Its a long time since the first installment, I know. At least I’m not embarrassed by having to post recommend another David Cohen book straightaway — that can wait till the third installment.

This recommendation is Tony Wagner’s book The Global Achievement Gap: Why Even Our Best Schools Don’t Teach the New Survival Skills Our Children Need–and What We Can Do About It The reason I read Wagner’s book has nothing to do with what I found so valuable about it. I was preparing a talk for teachers at a local high school on educational equity, and I knew that one of the teachers was obsessed with the “achievement gap” between American and foreign students, so wanted to learn more about it. And, indeed, Wagner is very clear about the kinds of things that our schools (and colleges) could be doing better for even our most advantaged students — in particular failing to create opportunities for higher order cognition, and structuring their learning to produce the traits and skills that will serve them well in a global economy. He includes a nice, and in my experience quite accurate, critique of the AP History exams (I don’t think my colleagues in English all agree with me, but AP English seems much better at eliciting the kind of curriculum in which students learn things that are valuable).

What grabbed me was none of that, but his description of the Change Leadership Group that he runs at Harvard.

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When the Weird Turn Pro

by Henry Farrell on June 8, 2010

Laura McKenna has an interesting claim and “data point”:—mckenna.pdf (PDF).

bq. However, the move from independent bloggers to paid staff members of important newspapers and interest groups had an impact on the old system of blogging. Perhaps because these newly professional bloggers felt pressured to distance themselves from their amateur roots, they stopped linking to independent bloggers. They were more likely to link to academic studies, foundation reports, newspaper articles, or live-blogged events.

bq. Matthew Yglesias is one of the superstar bloggers who went pro. … His new professional status has had an impact on his linkage patterns. In the last week of September of 2004, Yglesias wrote 30 posts with 31 hyperlinks on his independent blog. Fifteen of those links were to independent blogs, and the remaining sixteen links were to newspapers, websites, journals, or think tank studies. In the last week of September of 2009, he wrote 66 posts with 131 hyperlinks for his blog at the Center for American Progress. Only seven of 131 hyperlinks were to independent bloggers. The remaining 122 links primarily pointed readers to everything else, but primarily traditional newspapers and journals. Yglesias is writing a lot more, but referring to independent bloggers a lot less.

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The US Welfare State in Comparison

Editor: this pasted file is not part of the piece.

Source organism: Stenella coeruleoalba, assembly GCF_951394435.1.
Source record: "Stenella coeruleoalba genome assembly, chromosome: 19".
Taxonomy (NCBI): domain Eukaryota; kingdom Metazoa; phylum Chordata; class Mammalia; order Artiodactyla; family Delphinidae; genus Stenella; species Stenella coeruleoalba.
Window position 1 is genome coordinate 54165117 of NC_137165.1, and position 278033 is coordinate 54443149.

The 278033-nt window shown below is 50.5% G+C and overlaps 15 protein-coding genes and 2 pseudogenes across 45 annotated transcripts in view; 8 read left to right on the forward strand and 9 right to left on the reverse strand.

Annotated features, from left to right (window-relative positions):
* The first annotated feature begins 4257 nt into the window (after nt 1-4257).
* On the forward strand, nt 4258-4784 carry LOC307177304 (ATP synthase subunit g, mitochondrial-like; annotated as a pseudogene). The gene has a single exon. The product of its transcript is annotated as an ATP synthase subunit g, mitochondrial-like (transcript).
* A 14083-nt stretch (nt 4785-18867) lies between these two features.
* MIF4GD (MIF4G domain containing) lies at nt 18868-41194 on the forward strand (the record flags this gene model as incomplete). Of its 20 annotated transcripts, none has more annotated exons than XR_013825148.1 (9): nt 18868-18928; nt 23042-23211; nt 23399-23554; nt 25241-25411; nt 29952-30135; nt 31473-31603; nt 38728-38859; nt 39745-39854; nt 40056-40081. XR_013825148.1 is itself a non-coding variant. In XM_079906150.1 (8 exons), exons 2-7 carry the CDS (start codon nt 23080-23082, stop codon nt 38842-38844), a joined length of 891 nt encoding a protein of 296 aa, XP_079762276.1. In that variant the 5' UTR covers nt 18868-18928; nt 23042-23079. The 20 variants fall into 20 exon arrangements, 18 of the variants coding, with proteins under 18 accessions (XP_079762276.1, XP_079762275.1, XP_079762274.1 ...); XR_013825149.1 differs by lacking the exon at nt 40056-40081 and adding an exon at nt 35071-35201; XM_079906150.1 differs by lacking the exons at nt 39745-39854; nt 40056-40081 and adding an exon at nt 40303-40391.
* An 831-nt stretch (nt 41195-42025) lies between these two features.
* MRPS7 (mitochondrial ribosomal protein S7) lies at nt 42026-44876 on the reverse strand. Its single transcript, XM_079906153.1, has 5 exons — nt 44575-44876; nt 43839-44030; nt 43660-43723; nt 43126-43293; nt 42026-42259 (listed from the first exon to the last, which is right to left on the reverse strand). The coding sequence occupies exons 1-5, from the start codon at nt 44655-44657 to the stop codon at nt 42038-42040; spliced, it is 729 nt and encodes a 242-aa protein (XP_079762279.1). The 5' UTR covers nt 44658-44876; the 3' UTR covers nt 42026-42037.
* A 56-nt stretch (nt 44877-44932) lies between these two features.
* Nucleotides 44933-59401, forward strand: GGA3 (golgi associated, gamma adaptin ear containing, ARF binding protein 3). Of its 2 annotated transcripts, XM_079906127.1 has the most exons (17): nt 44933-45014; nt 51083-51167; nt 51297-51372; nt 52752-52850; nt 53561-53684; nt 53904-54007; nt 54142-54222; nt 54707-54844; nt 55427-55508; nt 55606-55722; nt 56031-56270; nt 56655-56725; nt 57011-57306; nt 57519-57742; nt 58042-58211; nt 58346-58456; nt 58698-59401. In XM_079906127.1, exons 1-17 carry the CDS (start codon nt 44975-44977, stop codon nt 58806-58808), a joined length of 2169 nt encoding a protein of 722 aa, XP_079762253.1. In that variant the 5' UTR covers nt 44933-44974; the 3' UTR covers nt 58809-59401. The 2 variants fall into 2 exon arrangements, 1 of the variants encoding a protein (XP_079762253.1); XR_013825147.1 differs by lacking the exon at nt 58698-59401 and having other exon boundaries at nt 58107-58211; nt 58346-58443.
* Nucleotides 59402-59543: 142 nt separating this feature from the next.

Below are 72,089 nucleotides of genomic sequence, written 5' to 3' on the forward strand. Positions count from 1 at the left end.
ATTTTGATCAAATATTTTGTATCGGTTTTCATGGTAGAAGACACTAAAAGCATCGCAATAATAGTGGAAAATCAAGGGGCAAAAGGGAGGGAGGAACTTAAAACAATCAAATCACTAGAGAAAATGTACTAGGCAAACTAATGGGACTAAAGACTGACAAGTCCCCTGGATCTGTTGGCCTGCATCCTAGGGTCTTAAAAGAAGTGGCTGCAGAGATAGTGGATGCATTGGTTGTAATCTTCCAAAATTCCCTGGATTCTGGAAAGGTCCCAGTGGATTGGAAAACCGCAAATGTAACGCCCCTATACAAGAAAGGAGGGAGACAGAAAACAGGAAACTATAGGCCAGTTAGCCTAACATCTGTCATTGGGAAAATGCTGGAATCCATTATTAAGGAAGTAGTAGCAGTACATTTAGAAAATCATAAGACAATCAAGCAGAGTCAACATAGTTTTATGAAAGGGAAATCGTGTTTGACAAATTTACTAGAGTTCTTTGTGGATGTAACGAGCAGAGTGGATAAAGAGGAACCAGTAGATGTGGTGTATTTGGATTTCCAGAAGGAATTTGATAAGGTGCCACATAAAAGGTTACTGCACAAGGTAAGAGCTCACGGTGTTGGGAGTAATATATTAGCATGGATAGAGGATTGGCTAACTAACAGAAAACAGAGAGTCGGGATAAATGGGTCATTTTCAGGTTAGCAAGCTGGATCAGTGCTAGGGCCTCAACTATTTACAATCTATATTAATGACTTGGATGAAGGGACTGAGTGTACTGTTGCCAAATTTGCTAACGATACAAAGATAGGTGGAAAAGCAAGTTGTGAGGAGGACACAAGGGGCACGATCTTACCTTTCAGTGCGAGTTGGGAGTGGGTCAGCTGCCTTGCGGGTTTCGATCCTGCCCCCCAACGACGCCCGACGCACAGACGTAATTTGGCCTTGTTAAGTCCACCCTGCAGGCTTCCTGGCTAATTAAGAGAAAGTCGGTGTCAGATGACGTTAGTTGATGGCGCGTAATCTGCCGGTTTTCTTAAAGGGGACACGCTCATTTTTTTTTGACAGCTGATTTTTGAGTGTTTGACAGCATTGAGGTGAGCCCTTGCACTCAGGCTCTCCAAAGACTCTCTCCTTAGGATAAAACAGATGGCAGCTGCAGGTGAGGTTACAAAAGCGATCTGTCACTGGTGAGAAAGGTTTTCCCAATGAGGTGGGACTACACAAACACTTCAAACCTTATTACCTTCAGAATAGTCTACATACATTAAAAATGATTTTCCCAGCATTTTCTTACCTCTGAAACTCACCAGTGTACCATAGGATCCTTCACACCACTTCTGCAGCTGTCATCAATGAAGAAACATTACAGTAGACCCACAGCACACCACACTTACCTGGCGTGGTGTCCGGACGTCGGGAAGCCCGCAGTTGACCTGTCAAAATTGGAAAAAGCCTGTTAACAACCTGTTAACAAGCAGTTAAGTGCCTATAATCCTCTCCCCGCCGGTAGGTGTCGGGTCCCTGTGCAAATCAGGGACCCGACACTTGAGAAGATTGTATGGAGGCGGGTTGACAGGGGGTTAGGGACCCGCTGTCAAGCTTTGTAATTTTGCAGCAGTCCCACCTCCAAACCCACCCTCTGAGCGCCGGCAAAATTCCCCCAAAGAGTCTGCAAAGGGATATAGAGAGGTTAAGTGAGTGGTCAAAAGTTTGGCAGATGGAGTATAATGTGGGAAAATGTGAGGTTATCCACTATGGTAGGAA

by Henry Farrell on June 8, 2010

Price Fishback’s paper suggesting that the US welfare state is bigger than Sweden’s and Denmark’s got a “lot”: “of”: “attention”: a few weeks back on the right side of the blogosphere. Since I outsource most of my thinking on statistical comparisons of the welfare state to Lane Kenworthy, I’ve been waiting for him to assess the argument. He “finally has”:

bq. This looks like good news for the poor in the United States. Is it? Unfortunately, no. These adjustments change the story with respect to the aggregate quantity of resources spent on social protection in the three countries, but they have limited bearing on redistribution and on the living standards of the poor. … Begin with tax breaks. … . In the United States these disproportionately go to the affluent and the middle class. … Public transfer programs in Denmark and Sweden tend to be “universal” in design … To make them more affordable, the government claws back some of the benefit by taxing it as though it were regular income. All countries do this, including the United States, but the Nordic countries do it more extensively. So how well-off are the poor in the United States, with its “hidden welfare state,” compared to social-democratic Denmark and Sweden? One measure is average posttransfer-posttax (“disposable”) income among households in the bottom decile of the income distribution. Here are my calculations using the best available comparative data, from the Luxembourg Income Study (LIS). (The numbers are adjusted for household size. They refer to a household with a single adult. For a family of four, multiply by two.)

bq. Government services — medical care, child care, housing, transportation, and so on — reduce material hardship directly. They also free up income to be spent on other needs. The comparative data, though by no means perfect, are consistent with the hypothesis that public services help the poor more in the Nordic countries than in the United States.

bq. Helping the poor is not, of course, the only thing we want from social spending. But it surely is one thing.

Just war theory

by Chris Bertram on June 8, 2010

Alan Dershowitz never disappoints, does he?

bq. It is a close question whether “civilians” who agree to participate in the breaking of a military blockade have become combatants. They are certainly something different from pure innocents, and perhaps they are also somewhat different from pure armed combatants.

I like that “perhaps”, as if it might turn out, after further legal cogitation by the professor, that torpedoing or bombing the convoy would be a legitimate act.